1. Description of the original text and its socio-cultural and historical contexts:
When Orson Welles retold the science fiction classic War of the Worlds dramatically on public radio in 1938, it created an international sensation. The classic science fiction text, originally authored by H.G. Wells, told the captivating story about an alien invasion. It also perpetuated a nearly century’s-old myth: when people heard the broadcast, they were so shocked by the use of technology to tell the classic science fiction story, that they were certain it was real—that aliens were, in fact, invading earth.
While the myth has been debunked (people didn’t really believe aliens were invading earth, despite the success of the radio program), the narrative continues to intrigue scholars and cultural critics of literature, pop-culture and emerging technology and platforms. Why? Likely because it clearly illustrates how new technologies have the power to reinvent old narratives, provoking an entirely new sensorial reaction from audiences. And the myth did provoke real regulation, as the adaptation provoked outrage in media circles around the globe.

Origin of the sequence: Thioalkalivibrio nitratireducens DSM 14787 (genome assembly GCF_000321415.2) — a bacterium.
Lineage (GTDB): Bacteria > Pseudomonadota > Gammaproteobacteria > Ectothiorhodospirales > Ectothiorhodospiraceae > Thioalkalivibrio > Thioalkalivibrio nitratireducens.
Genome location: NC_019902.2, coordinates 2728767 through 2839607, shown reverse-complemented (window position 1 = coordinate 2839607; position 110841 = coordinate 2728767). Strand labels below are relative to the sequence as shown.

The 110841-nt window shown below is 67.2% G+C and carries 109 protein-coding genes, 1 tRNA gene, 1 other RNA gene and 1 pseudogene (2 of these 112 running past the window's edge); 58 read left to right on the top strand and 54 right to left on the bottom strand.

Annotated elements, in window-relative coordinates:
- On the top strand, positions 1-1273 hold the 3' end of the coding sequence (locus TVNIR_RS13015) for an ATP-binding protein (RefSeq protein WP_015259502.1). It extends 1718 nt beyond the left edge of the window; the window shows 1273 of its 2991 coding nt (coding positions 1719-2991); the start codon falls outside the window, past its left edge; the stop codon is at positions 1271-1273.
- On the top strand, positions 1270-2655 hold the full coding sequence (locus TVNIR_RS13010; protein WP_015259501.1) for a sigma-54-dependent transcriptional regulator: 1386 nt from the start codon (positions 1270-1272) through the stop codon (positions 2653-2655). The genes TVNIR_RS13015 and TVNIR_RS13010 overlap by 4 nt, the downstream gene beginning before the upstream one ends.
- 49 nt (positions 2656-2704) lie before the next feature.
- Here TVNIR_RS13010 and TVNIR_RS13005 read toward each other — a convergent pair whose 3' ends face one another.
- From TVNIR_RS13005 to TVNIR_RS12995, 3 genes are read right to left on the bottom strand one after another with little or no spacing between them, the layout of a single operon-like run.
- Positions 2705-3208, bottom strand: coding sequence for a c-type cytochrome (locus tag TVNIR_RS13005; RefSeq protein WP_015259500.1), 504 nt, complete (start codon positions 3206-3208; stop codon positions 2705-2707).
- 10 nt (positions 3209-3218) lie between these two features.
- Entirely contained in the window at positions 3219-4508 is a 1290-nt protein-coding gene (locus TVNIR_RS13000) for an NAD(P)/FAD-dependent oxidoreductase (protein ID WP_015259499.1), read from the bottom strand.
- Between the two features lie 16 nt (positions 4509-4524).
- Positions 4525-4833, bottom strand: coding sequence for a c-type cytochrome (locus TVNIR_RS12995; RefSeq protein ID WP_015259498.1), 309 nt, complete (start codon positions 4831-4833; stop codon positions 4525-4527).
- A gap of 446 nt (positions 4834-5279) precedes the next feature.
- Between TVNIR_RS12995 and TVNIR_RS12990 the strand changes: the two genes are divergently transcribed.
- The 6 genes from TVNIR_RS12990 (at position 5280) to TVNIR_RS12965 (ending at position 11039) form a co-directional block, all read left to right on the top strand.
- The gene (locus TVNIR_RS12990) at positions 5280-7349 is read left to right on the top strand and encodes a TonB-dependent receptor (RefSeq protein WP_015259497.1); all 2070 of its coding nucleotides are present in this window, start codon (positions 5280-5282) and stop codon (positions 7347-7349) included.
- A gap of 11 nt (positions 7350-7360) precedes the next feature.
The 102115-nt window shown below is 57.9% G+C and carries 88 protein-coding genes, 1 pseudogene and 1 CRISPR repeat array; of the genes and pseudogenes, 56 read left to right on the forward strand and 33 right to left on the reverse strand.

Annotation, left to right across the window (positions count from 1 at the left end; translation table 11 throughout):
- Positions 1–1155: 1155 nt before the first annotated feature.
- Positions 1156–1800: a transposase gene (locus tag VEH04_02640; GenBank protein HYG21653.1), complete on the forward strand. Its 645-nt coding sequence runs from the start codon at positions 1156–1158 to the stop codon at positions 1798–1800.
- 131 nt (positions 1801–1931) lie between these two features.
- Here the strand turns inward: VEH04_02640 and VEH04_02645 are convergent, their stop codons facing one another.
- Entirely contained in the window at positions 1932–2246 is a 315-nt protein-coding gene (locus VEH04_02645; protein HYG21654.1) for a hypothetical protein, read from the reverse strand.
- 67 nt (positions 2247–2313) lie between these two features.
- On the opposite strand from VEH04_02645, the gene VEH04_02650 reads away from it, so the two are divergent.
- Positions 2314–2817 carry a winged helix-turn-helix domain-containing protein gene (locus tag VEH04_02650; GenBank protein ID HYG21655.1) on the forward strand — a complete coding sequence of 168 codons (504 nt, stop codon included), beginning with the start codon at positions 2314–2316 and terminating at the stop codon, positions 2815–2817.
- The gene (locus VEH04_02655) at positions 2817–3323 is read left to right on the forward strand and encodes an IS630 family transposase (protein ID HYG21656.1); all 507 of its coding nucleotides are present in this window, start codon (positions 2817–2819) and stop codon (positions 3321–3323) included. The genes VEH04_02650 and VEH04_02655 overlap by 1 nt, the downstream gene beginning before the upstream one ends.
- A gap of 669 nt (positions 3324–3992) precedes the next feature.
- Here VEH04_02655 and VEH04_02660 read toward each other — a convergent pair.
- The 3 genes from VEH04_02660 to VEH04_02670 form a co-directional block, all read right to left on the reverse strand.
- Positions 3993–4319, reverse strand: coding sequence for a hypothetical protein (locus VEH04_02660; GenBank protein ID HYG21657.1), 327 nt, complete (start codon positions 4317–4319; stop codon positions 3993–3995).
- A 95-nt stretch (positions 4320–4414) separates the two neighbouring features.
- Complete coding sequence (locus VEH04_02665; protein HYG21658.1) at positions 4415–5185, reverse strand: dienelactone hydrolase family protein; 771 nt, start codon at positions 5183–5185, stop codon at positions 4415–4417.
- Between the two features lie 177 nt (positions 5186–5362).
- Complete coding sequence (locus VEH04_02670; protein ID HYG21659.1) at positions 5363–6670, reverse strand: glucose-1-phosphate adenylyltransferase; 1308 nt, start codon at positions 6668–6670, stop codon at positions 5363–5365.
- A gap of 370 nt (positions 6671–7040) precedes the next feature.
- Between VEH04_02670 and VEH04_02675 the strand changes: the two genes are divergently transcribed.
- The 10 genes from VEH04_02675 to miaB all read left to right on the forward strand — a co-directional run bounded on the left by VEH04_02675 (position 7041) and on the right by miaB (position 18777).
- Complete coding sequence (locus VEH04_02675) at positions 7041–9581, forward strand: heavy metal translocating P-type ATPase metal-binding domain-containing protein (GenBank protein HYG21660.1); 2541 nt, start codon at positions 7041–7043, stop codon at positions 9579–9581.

Using this classic example, I’d like to explore several other instances where science fiction and news media informed and pushed up against one another, and where they ultimately clashed. I’ll investigate several well-known news or science-fiction stories and analyze how they were inextricably linked or misinterpreted for the other.
From stories such as the Dylatov Pass incident wherein Russian college students went missing, sparking science-fiction adaptations; to the famous fictional Limetown podcast about an entire town that vanished; to the […]